The Transportation Security Administration's proposal last month to ease restrictions on items that passengers can bring on board airplanes met immediate opposition from some lawmakers, a major airport executive, and members of the flight attendants' unions.

The changes, which were scheduled to take effect as this issue went to press December 22, allow airline passengers to take small scissors and screwdrivers on airplanes. In testimony before the Senate Commerce Committee on December 12, Kip Hawley, assistant secretary of the Department of Homeland Security, said it was prudent to again allow these items on board airplanes so TSA screeners can focus on larger threats, including bombs.

“Shifting attention from low security risks to address markedly higher security risks is a plus, not a minus, to security,” Hawley said. “Keeping small tools and small scissors on the prohibited items list might make people feel better, but it will not improve security or measurably reduce the risk that a terrorist will gain control of an airplane.”

Rep. Edward Markey (D-Mass.) disagrees. Markey, along with Rep. Joseph Crowley (D-N.Y.), introduced the “Leave All Blades Behind Act” in an attempt to prevent TSA from lifting the ban on scissors and other items the congressmen believe could be used as weapons on aircraft. New York Sens. Hillary Rodham Clinton and Chuck Schumer were supposed to co-sponsor companion Senate legislation.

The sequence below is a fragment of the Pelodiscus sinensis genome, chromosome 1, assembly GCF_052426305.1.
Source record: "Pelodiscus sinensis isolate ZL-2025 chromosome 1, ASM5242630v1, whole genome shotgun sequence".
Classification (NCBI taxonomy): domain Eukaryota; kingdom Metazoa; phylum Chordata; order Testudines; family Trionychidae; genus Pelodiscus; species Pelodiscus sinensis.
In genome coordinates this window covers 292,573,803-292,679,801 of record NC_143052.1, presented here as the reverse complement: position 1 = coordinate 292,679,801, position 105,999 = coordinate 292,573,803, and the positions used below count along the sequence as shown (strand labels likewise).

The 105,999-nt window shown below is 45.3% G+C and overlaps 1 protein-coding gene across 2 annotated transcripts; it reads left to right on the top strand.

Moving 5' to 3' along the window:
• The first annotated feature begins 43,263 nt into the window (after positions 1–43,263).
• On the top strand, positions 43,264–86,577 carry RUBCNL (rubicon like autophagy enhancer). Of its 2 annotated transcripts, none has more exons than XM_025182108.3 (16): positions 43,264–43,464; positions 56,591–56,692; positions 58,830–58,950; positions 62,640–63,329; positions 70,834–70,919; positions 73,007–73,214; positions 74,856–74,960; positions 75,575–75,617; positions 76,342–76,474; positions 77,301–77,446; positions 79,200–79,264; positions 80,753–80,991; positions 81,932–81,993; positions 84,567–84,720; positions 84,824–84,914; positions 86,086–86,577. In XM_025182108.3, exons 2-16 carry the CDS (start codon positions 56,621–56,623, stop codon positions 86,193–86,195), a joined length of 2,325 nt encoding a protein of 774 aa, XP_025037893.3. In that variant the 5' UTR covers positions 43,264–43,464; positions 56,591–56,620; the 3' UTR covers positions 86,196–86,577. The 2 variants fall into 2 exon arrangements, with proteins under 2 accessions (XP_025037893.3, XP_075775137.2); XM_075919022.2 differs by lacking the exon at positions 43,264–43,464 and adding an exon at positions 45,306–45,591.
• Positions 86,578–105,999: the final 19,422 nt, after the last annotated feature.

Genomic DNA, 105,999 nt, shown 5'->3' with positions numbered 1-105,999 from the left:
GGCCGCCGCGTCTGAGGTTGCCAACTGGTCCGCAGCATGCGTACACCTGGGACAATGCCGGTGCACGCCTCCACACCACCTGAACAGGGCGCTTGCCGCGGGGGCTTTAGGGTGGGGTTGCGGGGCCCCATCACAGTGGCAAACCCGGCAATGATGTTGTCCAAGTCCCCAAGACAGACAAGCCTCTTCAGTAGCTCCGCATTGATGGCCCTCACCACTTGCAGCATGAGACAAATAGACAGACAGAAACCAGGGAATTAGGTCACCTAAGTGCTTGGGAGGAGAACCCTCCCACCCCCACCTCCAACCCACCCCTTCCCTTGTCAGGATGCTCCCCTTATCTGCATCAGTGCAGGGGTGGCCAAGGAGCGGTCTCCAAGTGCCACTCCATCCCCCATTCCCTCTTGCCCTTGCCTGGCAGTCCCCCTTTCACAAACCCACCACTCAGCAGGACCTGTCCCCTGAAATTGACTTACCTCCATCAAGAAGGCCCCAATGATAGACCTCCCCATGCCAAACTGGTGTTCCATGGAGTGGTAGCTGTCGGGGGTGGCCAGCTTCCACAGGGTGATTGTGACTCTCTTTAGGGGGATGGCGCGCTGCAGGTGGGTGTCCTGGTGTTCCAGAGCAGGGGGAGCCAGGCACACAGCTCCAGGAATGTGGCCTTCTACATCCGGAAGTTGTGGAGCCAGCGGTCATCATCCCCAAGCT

Opposition to the TSA plan grew elsewhere, as well. The Boston Globe reported that Craig Coy, head of the Massachusetts Port Authority, which runs Boston's Logan International Airport, sent a letter to the TSA charging that the changes send “the wrong message” to both terrorists and travelers.

Flight attendants also vigorously oppose TSA's proposal. During the December 12 hearing, Patricia Friend, head of the Association of Flight Attendants, testified with a pair of scissors and a screwdriver in her hands, telling senators that while she was questioned by Capitol Police upon arriving at the hearing, a terrorist could be allowed to bring the items on an airplane “without any justification.”